A few weeks ago, I found myself trying to convince my six-year-old that she could not walk the mile to swimming lessons with her swimming cap on her head.
“Why not, Mom?” she asked. “Is it because you think people will think I look silly?”
“Well, yes,” I admitted.
“I don’t care if people think I look silly,” was her nonchalant response.
Of course I smiled. And with the smile came the realization that I had overreacted. Again.
The same sin in my heart manifests itself in a myriad of different masks – but the substance from which the masks are formed is the same. They are all moulded from a plaster called pride.
I want others to think well of me, to be impressed with my parenting skills, to compliment my children’s behavior.
How many times have I scolded my nine-year-old because his shirt was not tucked in, or reprimanded my four-year-old for not wiping the toothpaste off his face like I had asked him to? Tidy appearances are not unbiblical, but what is my motive for such standards? Truthfully, it is to make a good impression on others. At its root is the desire to please people.
If my daughter is desperate to go to church so she can learn more about Jesus, does God care whether her socks match? 1 Samuel 16:7 says, “But the LORD said to Samuel, ‘Do not consider his appearance or his height, for I have rejected him. The LORD does not look at the things people look at. People look at the outward appearance, but the LORD looks at the heart.’”
My primary concern should not be what other people think of me or my children, but whether my heart is right with God.
Biblically speaking, I should not place a desire to please and impress others over and above my desire to please my King. I’ve been convicted by Galatians 1:10 – “Am I now trying to win the approval of human beings, or of God? Or am I trying to please people? If I were still trying to please people, I would not be a servant of Christ.”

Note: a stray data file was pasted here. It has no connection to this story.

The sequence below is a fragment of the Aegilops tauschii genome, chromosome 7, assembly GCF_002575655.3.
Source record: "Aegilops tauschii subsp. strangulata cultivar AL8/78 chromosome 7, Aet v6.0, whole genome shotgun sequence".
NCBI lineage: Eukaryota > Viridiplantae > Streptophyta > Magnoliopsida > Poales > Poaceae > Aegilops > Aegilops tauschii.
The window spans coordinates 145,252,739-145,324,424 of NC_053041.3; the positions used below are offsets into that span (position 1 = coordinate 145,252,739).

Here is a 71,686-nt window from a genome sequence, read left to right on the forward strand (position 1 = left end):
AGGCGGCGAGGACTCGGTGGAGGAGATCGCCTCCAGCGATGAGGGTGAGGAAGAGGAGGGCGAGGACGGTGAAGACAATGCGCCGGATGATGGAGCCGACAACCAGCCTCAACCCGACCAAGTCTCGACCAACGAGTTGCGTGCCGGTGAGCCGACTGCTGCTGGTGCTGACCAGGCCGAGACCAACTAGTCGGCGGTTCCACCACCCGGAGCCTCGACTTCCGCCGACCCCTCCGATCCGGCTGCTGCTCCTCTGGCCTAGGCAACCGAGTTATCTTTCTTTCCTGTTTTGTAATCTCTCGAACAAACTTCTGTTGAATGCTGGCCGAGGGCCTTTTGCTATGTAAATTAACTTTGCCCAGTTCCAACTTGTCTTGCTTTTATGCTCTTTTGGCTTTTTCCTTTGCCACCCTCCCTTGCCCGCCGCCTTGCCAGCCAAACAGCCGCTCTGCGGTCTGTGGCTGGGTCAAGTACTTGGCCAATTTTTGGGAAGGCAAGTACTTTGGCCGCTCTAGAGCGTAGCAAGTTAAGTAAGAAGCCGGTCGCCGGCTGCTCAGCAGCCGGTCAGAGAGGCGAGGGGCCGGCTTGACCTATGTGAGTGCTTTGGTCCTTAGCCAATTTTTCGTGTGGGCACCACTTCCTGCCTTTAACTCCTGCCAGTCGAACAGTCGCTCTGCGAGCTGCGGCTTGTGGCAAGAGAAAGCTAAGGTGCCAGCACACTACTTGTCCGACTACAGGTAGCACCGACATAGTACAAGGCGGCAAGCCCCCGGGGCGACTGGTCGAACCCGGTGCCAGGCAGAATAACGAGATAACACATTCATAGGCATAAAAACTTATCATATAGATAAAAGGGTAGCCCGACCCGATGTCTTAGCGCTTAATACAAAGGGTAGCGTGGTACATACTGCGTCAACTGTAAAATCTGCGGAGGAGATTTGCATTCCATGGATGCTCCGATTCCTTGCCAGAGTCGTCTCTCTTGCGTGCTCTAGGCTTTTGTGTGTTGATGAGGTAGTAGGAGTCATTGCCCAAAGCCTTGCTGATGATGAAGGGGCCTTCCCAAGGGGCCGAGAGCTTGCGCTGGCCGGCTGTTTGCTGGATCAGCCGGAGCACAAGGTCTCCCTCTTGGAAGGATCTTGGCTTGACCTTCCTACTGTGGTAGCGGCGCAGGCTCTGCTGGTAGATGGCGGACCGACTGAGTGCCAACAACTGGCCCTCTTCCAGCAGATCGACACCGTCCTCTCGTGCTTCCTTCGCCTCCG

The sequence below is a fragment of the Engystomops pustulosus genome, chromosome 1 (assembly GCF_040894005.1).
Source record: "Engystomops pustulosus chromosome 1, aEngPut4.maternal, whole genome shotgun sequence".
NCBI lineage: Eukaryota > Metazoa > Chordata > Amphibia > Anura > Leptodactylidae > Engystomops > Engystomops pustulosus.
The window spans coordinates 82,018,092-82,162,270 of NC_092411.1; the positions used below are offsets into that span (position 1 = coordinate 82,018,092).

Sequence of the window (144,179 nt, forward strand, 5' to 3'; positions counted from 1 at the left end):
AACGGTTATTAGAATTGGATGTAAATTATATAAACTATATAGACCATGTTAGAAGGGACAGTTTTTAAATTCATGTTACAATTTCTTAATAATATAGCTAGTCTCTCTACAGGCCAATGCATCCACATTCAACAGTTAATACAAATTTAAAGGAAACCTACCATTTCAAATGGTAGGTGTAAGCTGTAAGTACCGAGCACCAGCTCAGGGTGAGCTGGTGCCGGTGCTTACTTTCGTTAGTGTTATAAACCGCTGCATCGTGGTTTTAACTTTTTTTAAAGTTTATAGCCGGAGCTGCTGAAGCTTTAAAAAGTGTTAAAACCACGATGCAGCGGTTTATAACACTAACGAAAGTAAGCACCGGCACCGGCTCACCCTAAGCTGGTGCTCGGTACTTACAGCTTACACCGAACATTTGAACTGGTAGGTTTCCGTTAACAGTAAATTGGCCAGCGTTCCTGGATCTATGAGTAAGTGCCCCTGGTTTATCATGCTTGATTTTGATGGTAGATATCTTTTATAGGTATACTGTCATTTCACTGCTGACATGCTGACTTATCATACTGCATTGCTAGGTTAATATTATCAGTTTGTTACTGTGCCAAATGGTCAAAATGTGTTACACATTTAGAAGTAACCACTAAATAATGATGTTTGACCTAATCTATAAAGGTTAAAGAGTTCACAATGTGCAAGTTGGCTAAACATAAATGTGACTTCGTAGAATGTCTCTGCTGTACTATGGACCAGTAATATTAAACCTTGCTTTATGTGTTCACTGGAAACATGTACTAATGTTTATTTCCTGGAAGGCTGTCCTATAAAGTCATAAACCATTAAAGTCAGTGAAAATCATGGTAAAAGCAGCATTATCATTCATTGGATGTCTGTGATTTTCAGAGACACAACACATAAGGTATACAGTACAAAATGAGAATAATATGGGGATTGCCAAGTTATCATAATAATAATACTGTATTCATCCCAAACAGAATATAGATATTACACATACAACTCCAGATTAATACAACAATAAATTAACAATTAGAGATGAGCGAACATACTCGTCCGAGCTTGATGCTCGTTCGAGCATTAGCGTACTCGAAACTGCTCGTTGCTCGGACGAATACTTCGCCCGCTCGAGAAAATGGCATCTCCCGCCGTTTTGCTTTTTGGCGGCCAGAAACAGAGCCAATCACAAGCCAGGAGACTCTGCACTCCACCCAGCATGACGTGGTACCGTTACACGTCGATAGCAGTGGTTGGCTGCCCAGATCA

Paul’s words in 1 Thessalonians 2:4-5 are equally convicting: “…We are not trying to please people but God, who tests our hearts. You know we never used flattery, nor did we put on a mask to cover up greed—God is our witness.”
When my daughter revealed her indifference toward the opinion of others, part of me was glad that I have not yet scarred her completely with my sinful tendency to want to please people. Another part of me wondered how long it will take before her child-like naivety wears off and she becomes more aware of peer pressure and wanting to fit in.
With this in mind, I ask myself: “How can I, as a parent, be proactive and help to protect my children from succumbing to the wants of society as I am so programmed to do?”
For a start, I can help them by ensuring that they are raised with a biblical view of themselves.
Each one of us is a wretched sinner, utterly helpless to do or be anything good without the help of the Holy Spirit. Having said that, it is astounding to think we have been made by God in His image. He Himself knitted us together, He knew us before we were even conceived, His hand formed us and shaped us exactly how He wanted us to be.
If I truly believed that, I would not sigh with such agitation on Sunday mornings when my kids drip syrup onto their church clothes. If I really believed that, I would happily let my daughter walk in public with a swimming cap on her head, as long as her heart is right with God.
By Kate Motaung